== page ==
Russia's Next Land Grabs

Started by PabloMack, May 07, 2015, 06:47:33 pm

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PabloMack

May 13, 2015, 12:16:38 pm #15 Last Edit: May 13, 2015, 03:09:23 pm by PabloMack
Quote from: Emmeline on May 13, 2015, 06:32:41 amFact is though - people pussy-foot around because people go "OMFG RACIST" if you say anything.


Yes. It is not racist to defend your constitution. Ours guarantees everyone's right to religious freedom. Sharia Law means the end of right to religious freedom. Stick to your guns and get involved with your government to make sure it remains sovereign over all the land. "Separation of Church and State" also means "Separation of Mosque and Government". The Christians have had to live with it and so will the Moslems.

http://counterjihadreport.com/category/constitution-vs-sharia/

JimB

May 30, 2015, 06:03:33 am #16 Last Edit: May 30, 2015, 06:05:33 am by JimB
Quote from: PabloMack on May 10, 2015, 11:29:46 am
Quote from: Seth on May 08, 2015, 08:35:55 amAmerica...should remain in America, for the good of everybody else.


You mean like they did during the 1930's? I think everyone who has been paying attention knows how well that turned out.  :-\


In the 1940s Japan, immediately followed by Germany, declared war on the USA, not the other way around (Germany had a pact with Japan and Hitler declared war on the USA). I'm struggling to see how US intervention would have avoided the invasion of Poland, or even manifested itself, when the French and British genuinely thought it wasn't possible even after many warnings. As they said, the proof of militarisation arrived when it marched down the Champs Elysee under Nazi flags.

And just to add, the main reason Japan attacked Pearl Harbor was because the US had an embargo on Japan, which was due to entirely run out of oil around eight months later. So it could be said that the US was far from non-interventionist.
Some bits and bobs
The Galileo Fallacy, 'Argumentum ad Galileus':
"They laughed at Galileo. They're laughing at me. Therefore I am the next Galileo."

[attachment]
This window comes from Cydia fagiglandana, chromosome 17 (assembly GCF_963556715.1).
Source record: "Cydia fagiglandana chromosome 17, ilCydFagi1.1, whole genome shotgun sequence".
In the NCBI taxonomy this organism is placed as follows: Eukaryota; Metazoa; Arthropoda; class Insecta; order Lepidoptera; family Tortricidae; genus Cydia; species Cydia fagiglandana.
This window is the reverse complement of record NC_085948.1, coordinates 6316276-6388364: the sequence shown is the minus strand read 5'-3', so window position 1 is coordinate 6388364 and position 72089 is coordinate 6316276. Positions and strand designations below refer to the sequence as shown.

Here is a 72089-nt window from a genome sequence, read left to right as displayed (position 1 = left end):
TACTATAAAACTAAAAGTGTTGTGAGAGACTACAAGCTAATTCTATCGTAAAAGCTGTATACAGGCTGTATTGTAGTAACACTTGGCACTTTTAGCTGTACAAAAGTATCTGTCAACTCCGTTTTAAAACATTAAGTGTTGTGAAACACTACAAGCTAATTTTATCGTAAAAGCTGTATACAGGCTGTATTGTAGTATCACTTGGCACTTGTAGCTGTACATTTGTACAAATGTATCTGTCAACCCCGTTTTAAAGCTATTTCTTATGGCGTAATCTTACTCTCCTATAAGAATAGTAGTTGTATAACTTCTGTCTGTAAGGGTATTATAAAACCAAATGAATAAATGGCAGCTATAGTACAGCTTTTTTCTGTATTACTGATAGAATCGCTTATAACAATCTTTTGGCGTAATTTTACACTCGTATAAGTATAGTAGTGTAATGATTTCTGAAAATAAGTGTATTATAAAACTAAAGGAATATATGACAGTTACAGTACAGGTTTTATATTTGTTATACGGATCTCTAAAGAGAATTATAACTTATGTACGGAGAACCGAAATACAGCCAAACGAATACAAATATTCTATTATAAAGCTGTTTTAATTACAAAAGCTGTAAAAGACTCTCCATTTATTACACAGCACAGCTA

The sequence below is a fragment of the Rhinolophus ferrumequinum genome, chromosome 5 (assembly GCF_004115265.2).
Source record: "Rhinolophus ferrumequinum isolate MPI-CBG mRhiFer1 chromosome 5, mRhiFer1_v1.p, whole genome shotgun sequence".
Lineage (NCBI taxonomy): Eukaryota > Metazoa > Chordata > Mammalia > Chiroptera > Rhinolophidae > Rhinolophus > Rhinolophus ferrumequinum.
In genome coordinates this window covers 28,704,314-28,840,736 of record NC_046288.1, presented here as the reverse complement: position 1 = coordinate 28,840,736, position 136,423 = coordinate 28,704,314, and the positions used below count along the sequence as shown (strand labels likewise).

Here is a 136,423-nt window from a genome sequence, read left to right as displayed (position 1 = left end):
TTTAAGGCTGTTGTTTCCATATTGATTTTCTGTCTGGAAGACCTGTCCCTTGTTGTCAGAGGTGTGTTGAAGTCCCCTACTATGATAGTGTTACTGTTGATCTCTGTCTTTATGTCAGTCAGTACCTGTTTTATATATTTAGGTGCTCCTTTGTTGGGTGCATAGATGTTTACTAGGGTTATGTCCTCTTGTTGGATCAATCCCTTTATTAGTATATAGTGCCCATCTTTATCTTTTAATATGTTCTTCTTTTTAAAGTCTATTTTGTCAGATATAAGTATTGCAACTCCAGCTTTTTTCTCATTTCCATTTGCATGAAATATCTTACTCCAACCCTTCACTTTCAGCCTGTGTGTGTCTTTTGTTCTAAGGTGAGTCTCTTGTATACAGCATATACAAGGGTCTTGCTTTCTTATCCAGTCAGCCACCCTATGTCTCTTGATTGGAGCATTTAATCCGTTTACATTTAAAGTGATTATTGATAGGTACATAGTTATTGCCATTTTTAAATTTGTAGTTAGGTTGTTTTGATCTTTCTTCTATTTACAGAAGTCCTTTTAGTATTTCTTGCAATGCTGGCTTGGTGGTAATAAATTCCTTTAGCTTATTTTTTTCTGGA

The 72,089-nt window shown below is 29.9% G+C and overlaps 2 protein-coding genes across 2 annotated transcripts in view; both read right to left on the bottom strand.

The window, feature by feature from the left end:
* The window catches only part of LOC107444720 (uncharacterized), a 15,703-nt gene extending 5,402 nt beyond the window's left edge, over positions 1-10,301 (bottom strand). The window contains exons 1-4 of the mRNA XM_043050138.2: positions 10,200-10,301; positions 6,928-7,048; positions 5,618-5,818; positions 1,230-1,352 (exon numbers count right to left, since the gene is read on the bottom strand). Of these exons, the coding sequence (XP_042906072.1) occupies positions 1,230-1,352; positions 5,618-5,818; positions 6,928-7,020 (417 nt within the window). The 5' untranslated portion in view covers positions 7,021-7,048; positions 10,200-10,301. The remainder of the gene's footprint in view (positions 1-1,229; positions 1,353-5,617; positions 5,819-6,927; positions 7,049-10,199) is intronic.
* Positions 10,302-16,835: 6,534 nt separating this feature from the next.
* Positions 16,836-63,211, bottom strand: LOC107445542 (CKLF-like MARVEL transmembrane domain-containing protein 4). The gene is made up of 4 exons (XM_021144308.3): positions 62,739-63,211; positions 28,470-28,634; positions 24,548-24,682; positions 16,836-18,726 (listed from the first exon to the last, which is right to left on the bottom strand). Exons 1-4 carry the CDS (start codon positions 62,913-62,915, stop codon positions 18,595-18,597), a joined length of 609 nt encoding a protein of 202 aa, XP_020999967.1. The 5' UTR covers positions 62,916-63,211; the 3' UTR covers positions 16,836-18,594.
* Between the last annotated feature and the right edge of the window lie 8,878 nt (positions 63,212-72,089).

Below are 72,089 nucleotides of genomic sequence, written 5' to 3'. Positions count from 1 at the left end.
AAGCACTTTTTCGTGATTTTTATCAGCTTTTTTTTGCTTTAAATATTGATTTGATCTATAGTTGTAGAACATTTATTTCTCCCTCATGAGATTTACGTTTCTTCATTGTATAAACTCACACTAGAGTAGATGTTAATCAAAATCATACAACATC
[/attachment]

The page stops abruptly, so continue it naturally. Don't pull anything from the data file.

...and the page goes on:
Nope. Galileo was right for the simpler reason that he was right.

JimB

Quote from: TheBadger on May 10, 2015, 09:00:28 pm
Quoteerrr... America should know that they don't own anything in Europe or Caucasus and should remain in America, for the good of everybody else.


I gave up on Europe when I learned that there are large sections of major cities that are not open to the people that are from there or the government, ("no go zones")... so called.


As a European, I can safely say you're talking bollocks.
Some bits and bobs
The Galileo Fallacy, 'Argumentum ad Galileus':
"They laughed at Galileo. They're laughing at me. Therefore I am the next Galileo."

Nope. Galileo was right for the simpler reason that he was right.

JimB

Quote from: ChrisC on May 12, 2015, 04:36:57 pm
Speaking of Russia...

Lenin and the Russian Revolution: Institutionalized Insanity

https://youtu.be/Y3-kmo7tGWU


Try learning about life under Tsar Nicholas II to understand why the revolution quickly took hold. Rock and a hard place. Even the US libertarian movement was organising labour unions in the US around that time.
Some bits and bobs
The Galileo Fallacy, 'Argumentum ad Galileus':
"They laughed at Galileo. They're laughing at me. Therefore I am the next Galileo."

Nope. Galileo was right for the simpler reason that he was right.

TheBadger

JIM! Maybe everyone is coming back and we will have a TG render hurricane!.. With a few arguments for extra fun

QuoteEven the US libertarian movement was organising labour unions in the US around that time.

The unions helped to stave off communist efforts in the states. I have heard it said that if not for the unions then communism would have been more likely to succeed here.
I'm not against unions outright. Only against union money holding up the Democrats. But then, what else do they have.

Quotesar Nicholas II to understand why the revolution quickly took hold.

No no no. It is much much more complex than that.